Over the last year and a half we have seen several different methods of 3D printing large structures, such as homes. We have seen both plastic and concrete used, and we have seen a variety of strategies employed. From printing an entire concrete structure in place with a giant 3D printer, to printing one wall at a time, and then transporting it to the build site, to printing interlocking bricks, such technology is certainly being explored to the max. Today another method of 3D printing large structures has been uncovered. This method is unlike any other we have seen prior.
A company called United Earth Builders, located in Joshua Tree, CA has created a method which could be considered part 3D printing, part manual labor. The process revolves around a building strategy called ‘earthbag construction’, which takes its roots from temporary flood control dike construction, along with historic military bunker building techniques. Ordinarily in earthbag construction, a team of several individuals fill giant elongated bag tubes with dirt. They lay the bags down similar to how an FDM 3D printer would lay extruded filament down. Layer by layer, the structure takes form, one course of bags after another. Traditionally a bonding agent like concrete or clay would be used as a type of mortar in between layers, and barbed wire would hold the bags in place for extra structural integrity.
It typically takes about an hour for a crew, by hand, to construct a 30 foot long single course section of earthbags. Each bag must be filled with dirt, before being placed into position. Although earthbag construction is an environmentally friendly, natural form of construction, it is extremely tedious work, and hard on the body.
What United Earth Builders has done, is create a vehicle driven 3D printing method which can lay down 400 feet of earthbags within an hour’s time. This is a 1,333% increase over that of manual earthbag laying. They do this by equipping a Bobcat T300 Skid Steer with a specialized component for quickly filling bags. The machine, driven by an individual, will lay down the filled bags until an entire structure is created. At that point, the team will hammer 5 1/2″ rebar down through the bags at certain points along the way, which keeps the bags stable. Once this is done, the walls can be covered with plaster to give it a nice smooth finish, while providing a bit more in terms of stability. From this point, the bags can continue to be placed on top of the structure, slowly angled towards the center, creating a dome like roof, or a traditional roof may be put into place. Unlike traditional earthbag construction, United Earth Builders’ method requires no barbed wire or mortar.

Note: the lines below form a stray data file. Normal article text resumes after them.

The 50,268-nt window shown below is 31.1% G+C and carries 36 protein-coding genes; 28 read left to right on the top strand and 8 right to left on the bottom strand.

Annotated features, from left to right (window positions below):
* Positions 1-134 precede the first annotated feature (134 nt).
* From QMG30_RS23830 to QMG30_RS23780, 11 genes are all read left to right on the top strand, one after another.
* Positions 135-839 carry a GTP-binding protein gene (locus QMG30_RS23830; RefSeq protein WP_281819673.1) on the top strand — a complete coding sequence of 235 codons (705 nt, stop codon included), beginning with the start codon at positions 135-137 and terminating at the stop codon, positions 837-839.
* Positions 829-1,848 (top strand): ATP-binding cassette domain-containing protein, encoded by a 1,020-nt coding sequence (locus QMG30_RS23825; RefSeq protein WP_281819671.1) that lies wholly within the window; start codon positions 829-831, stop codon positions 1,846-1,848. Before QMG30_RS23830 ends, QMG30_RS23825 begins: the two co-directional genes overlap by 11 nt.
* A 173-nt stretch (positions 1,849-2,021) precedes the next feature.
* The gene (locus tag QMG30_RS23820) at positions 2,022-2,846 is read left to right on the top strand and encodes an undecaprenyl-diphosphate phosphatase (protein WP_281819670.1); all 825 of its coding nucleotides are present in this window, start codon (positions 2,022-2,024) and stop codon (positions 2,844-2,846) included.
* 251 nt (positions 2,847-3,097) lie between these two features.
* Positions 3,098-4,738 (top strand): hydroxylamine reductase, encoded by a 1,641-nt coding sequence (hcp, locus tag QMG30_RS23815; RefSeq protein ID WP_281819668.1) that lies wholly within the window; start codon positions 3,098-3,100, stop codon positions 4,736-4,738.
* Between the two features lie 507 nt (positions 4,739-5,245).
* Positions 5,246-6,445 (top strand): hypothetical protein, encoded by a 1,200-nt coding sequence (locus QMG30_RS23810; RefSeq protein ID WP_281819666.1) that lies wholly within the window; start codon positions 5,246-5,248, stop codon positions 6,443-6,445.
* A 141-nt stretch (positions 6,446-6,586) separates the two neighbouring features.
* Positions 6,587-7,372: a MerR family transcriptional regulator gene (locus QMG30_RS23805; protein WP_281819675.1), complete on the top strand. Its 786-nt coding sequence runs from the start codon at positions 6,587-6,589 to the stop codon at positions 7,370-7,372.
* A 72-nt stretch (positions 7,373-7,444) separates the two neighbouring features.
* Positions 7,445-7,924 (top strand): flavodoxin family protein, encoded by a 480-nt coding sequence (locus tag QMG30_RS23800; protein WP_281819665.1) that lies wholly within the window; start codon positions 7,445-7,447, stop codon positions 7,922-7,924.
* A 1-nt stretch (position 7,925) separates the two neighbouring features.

Such a building technique can be very affordable, as well as safe for the environment. United Earth Builders will be giving a course on this construction method today in Weitchpec, CA, and plans to offer regular project courses sometime next year. Let’s hear your opinion on this type of pseudo 3D printing of homes in the 3D printing earthbag building forum thread on 3DPB.com. Check out the video below to see just how this process works.
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